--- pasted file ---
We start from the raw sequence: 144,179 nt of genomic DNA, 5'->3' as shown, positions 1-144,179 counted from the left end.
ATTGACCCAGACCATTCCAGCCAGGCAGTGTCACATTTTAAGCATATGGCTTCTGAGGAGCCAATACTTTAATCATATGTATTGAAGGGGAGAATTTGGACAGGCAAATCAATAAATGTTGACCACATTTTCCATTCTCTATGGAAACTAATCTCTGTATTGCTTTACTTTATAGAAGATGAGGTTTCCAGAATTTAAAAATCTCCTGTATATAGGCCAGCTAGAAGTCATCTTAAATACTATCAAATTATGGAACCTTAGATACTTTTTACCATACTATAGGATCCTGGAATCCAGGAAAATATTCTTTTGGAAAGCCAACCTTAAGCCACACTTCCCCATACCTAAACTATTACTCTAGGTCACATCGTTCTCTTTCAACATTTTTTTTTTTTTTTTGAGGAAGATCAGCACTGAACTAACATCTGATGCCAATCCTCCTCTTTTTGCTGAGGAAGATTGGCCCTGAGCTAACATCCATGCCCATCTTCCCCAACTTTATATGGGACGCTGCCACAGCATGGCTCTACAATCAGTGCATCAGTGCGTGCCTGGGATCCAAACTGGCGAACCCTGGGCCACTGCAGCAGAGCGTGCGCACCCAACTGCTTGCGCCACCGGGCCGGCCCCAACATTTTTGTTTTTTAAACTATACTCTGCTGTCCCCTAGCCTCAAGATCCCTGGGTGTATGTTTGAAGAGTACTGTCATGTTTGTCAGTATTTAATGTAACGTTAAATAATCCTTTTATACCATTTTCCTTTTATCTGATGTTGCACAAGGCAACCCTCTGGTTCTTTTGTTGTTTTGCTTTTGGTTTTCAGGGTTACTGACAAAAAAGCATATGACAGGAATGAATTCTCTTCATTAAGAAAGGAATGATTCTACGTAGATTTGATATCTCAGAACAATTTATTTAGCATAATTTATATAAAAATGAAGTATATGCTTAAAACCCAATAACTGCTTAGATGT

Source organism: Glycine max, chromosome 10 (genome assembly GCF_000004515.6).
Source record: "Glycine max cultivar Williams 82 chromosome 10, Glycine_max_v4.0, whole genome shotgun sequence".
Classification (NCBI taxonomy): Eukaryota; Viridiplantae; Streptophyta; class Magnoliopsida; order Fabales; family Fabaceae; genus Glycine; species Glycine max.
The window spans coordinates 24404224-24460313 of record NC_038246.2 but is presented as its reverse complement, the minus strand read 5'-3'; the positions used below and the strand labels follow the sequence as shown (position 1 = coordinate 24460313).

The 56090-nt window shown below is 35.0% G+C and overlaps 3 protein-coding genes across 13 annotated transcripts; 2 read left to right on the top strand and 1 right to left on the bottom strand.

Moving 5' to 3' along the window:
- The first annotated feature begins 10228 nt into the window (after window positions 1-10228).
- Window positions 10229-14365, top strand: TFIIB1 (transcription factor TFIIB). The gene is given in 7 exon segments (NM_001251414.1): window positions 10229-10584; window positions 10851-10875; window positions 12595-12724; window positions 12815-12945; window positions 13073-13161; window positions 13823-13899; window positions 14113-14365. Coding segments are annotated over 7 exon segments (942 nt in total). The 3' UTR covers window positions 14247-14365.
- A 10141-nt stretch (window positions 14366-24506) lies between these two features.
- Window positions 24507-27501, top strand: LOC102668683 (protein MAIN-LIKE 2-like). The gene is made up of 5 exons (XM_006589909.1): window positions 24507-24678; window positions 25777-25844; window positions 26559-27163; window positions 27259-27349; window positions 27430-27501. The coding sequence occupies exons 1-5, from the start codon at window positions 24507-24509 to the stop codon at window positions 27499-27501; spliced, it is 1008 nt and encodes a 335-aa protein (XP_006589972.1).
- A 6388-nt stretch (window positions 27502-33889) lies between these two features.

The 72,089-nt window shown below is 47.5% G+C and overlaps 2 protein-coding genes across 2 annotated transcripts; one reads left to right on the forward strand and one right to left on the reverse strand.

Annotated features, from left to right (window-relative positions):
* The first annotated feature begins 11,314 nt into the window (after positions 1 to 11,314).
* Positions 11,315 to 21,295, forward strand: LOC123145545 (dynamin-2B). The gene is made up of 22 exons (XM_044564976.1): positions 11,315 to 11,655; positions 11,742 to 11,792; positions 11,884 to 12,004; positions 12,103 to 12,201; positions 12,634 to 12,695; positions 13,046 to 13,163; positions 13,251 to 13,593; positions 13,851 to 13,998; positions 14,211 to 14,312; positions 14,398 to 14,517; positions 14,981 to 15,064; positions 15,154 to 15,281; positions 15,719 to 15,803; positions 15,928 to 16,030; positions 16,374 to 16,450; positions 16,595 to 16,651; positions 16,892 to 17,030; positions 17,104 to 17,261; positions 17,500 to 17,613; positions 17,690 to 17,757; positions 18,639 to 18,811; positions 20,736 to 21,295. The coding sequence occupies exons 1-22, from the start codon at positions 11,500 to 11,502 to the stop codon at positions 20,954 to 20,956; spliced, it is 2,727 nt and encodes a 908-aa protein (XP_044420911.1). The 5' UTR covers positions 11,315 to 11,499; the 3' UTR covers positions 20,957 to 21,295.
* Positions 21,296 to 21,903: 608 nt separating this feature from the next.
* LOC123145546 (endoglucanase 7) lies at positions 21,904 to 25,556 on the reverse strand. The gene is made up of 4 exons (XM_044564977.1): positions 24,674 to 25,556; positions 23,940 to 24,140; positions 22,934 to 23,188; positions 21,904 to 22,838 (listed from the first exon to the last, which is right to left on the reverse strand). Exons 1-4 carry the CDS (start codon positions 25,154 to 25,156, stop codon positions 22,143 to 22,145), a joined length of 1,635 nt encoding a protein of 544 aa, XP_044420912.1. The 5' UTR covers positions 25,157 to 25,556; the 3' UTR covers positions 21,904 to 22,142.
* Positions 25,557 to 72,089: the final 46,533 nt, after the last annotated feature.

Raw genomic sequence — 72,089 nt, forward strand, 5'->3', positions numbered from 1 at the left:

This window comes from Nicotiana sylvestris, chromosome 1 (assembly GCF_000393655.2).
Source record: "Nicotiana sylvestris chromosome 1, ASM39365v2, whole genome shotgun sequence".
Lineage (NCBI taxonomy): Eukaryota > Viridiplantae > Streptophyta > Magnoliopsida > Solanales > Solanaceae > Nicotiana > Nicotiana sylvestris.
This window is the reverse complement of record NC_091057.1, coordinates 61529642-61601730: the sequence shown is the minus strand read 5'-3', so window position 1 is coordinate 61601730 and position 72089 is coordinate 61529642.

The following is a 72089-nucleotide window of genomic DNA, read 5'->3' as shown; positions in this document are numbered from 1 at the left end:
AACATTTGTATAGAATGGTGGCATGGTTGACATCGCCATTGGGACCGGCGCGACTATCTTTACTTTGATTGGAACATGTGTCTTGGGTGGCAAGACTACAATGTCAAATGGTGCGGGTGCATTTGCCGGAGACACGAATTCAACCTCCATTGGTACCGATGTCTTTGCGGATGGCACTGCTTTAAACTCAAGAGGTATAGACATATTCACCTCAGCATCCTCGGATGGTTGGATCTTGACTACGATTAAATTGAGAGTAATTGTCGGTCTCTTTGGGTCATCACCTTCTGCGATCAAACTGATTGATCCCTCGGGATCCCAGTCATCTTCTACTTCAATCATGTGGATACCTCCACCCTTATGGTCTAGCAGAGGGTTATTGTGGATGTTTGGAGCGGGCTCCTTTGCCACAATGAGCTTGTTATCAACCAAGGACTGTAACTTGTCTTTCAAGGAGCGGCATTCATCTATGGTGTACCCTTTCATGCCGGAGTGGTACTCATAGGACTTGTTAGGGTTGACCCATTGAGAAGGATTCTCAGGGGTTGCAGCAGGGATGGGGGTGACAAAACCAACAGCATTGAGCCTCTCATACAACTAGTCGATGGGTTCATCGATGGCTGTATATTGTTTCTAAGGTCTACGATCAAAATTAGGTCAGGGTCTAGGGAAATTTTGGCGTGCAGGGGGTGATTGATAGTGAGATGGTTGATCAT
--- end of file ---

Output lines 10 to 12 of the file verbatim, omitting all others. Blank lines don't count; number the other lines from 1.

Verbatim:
- Window positions 10229-14365, top strand: TFIIB1 (transcription factor TFIIB). The gene is given in 7 exon segments (NM_001251414.1): window positions 10229-10584; window positions 10851-10875; window positions 12595-12724; window positions 12815-12945; window positions 13073-13161; window positions 13823-13899; window positions 14113-14365. Coding segments are annotated over 7 exon segments (942 nt in total). The 3' UTR covers window positions 14247-14365.
- A 10141-nt stretch (window positions 14366-24506) lies between these two features.
- Window positions 24507-27501, top strand: LOC102668683 (protein MAIN-LIKE 2-like). The gene is made up of 5 exons (XM_006589909.1): window positions 24507-24678; window positions 25777-25844; window positions 26559-27163; window positions 27259-27349; window positions 27430-27501. The coding sequence occupies exons 1-5, from the start codon at window positions 24507-24509 to the stop codon at window positions 27499-27501; spliced, it is 1008 nt and encodes a 335-aa protein (XP_006589972.1).